Two Providers address two of the main issues of e-business development: connecting to legacy applications and applying business intelligence to your environment. Not surprisingly, they link, respectively, to CA's Opal and Neugents, products from Computer Associates that can integrate with the Jasmine platform. (For more information on Opal see our Product Review, "Opal ii puts host apps on a fast track," below. For more information on Neugents see our Product Review, "Neugents adds intelligence to apps,".)Lingering aromaJasmine ii impressed us as a much-needed e-business innovation that could answer many of the challenges that companies are now grappling with. Jasmine could make e-business development more economical and less challenging technically.
Unfortunately, pricing information for Jasmine ii was not available at press time. Computer Associates may reveal its pricing strategy, along with other details of the release, at CA World, April 9-14 in New Orleans.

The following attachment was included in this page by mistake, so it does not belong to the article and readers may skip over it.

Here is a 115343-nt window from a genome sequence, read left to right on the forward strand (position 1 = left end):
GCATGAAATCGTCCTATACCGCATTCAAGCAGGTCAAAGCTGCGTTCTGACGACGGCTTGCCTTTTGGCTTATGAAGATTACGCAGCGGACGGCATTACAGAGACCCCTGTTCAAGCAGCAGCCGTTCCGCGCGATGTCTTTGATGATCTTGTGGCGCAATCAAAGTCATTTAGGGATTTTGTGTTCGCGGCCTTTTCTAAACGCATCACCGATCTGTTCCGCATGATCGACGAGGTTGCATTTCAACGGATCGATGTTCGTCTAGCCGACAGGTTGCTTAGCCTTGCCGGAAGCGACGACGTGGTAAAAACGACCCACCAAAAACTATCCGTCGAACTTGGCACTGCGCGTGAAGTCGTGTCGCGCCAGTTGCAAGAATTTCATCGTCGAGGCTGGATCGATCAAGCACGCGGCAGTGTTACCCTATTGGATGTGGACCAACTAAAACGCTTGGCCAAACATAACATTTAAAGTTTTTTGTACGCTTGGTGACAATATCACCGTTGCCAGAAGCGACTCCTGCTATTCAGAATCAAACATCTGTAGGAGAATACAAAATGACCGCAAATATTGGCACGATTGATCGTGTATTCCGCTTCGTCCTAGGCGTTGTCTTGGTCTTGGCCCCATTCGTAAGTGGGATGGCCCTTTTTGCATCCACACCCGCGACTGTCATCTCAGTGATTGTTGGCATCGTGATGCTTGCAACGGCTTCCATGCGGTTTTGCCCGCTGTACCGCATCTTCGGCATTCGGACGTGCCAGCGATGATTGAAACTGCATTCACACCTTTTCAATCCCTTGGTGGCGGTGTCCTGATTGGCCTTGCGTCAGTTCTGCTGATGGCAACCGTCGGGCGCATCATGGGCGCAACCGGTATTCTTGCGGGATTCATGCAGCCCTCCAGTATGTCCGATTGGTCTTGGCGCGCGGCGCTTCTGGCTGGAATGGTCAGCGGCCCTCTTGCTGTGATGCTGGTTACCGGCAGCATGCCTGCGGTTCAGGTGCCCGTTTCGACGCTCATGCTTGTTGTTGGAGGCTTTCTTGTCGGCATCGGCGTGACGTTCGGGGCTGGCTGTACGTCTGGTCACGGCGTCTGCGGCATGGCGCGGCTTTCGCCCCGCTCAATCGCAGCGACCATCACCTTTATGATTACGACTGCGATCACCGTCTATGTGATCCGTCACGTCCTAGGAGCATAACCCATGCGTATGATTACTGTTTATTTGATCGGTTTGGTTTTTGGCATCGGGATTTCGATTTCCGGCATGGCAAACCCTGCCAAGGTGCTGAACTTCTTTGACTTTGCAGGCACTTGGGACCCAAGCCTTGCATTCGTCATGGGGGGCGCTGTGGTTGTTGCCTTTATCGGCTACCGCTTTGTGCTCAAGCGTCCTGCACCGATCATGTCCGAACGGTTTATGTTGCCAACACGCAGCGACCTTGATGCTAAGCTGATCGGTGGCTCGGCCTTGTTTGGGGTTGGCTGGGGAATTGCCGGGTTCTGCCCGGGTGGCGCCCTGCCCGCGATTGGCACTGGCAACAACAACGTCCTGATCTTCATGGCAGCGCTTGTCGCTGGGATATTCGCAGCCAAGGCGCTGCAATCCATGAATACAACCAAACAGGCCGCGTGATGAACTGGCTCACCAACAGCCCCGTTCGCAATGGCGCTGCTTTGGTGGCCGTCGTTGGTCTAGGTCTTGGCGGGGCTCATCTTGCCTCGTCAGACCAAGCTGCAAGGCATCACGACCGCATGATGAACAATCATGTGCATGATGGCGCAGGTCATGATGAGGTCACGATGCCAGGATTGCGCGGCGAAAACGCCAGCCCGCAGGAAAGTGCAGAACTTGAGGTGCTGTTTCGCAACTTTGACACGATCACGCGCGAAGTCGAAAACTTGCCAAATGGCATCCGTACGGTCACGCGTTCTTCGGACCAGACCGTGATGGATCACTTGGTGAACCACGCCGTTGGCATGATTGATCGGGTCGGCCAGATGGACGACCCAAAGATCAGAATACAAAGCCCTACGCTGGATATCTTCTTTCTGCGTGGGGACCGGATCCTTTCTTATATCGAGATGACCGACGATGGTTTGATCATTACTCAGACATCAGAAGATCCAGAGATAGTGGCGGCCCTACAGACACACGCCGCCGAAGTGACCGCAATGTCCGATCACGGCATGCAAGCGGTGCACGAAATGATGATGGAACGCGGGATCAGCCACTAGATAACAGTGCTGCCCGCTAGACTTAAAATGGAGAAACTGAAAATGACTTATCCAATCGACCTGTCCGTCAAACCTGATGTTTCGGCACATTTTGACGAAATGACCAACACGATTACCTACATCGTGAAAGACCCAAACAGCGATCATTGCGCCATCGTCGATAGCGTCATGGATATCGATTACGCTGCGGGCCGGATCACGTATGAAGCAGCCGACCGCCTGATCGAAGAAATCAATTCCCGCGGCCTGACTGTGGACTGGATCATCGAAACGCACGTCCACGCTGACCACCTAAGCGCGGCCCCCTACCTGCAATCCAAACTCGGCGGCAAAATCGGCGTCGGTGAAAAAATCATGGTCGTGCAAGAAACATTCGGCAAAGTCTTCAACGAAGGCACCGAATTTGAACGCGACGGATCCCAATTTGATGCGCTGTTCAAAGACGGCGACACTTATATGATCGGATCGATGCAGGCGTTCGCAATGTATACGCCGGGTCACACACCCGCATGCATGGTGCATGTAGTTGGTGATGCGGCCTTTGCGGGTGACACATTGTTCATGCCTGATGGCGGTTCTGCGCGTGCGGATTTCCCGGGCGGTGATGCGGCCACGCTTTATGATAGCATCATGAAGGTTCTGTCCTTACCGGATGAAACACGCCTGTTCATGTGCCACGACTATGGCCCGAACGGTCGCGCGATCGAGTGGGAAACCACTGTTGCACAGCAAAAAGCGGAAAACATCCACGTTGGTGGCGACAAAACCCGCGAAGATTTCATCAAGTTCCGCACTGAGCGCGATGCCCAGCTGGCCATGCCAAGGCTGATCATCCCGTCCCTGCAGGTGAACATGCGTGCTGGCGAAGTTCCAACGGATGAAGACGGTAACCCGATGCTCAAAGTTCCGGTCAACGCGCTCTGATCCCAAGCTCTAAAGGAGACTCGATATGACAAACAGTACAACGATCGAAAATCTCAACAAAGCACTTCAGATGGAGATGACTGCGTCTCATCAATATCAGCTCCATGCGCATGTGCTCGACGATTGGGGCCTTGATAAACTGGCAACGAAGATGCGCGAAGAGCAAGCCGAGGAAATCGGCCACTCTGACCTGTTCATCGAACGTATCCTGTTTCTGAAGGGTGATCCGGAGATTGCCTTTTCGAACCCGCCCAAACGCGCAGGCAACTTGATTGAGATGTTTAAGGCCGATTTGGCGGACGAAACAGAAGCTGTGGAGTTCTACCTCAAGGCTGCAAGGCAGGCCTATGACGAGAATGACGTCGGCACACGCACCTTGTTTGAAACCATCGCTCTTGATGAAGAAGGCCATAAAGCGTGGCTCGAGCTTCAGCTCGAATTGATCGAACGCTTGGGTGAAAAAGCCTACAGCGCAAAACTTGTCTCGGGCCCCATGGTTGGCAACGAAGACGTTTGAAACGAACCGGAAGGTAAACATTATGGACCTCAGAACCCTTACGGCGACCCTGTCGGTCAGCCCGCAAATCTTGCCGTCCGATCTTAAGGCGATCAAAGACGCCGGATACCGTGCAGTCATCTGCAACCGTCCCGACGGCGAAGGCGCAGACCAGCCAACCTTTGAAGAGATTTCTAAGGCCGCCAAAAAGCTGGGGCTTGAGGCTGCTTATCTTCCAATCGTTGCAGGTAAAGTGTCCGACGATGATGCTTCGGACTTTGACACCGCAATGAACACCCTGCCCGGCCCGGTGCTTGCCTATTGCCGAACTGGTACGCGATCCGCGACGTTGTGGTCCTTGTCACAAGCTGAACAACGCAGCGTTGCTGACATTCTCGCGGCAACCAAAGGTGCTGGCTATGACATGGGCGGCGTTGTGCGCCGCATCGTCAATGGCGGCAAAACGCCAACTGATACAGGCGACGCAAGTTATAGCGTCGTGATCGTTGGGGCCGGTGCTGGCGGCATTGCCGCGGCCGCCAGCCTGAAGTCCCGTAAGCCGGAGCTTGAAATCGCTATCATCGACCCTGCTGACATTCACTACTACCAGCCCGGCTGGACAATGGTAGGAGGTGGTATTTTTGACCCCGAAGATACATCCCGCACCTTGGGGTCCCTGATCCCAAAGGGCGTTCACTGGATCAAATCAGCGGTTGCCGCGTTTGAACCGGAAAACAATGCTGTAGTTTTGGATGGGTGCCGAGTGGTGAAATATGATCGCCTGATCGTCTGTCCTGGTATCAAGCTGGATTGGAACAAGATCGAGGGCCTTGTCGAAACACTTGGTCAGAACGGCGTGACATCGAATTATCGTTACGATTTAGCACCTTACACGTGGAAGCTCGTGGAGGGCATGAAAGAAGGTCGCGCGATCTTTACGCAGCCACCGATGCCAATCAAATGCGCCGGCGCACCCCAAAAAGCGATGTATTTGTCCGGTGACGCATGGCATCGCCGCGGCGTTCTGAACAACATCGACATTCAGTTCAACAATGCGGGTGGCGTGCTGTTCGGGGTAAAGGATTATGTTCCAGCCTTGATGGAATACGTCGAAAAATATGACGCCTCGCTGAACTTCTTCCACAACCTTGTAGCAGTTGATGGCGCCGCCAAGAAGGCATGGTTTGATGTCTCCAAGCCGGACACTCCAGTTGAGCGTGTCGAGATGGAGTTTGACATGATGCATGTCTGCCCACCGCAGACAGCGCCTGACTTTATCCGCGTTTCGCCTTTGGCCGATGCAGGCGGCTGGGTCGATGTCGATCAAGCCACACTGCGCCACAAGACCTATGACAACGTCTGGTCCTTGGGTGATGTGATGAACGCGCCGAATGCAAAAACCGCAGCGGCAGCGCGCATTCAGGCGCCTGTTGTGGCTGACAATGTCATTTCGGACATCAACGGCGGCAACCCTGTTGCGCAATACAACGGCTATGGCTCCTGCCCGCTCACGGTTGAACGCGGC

By smoothing technological differences by using a common object-based archetype, Jasmine offers an environment where developers can concentrate on the business problems, and therefore better meet the challenge of e-business implementation. This seems to be exactly what the doctor would prescribe for companies with strategic e-business plans.
Mario Apicella (email@example.com) is a senior analyst in the InfoWorld Test Center. He has decades of experience in business and IT.
THE BOTTOM LINE: BETA
Jasmine ii 2.0, beta
Business Case: Jasmine ii has the potential to reduce development costs, enhance developers' responsiveness, and speed up e-business deployments by integrating easily with a wide array of technologies.
Technology Case: By defining a common interface for different technologies, Jasmine promotes easy creation and reuse of business components.
+ Simplifies development by leveraging multiple platforms and standards+ Comprehensive solution for developing and deploying e-business applications+ Open architectureCons:
- New, unproven technology
- Requires committing to the Jasmine infrastructure.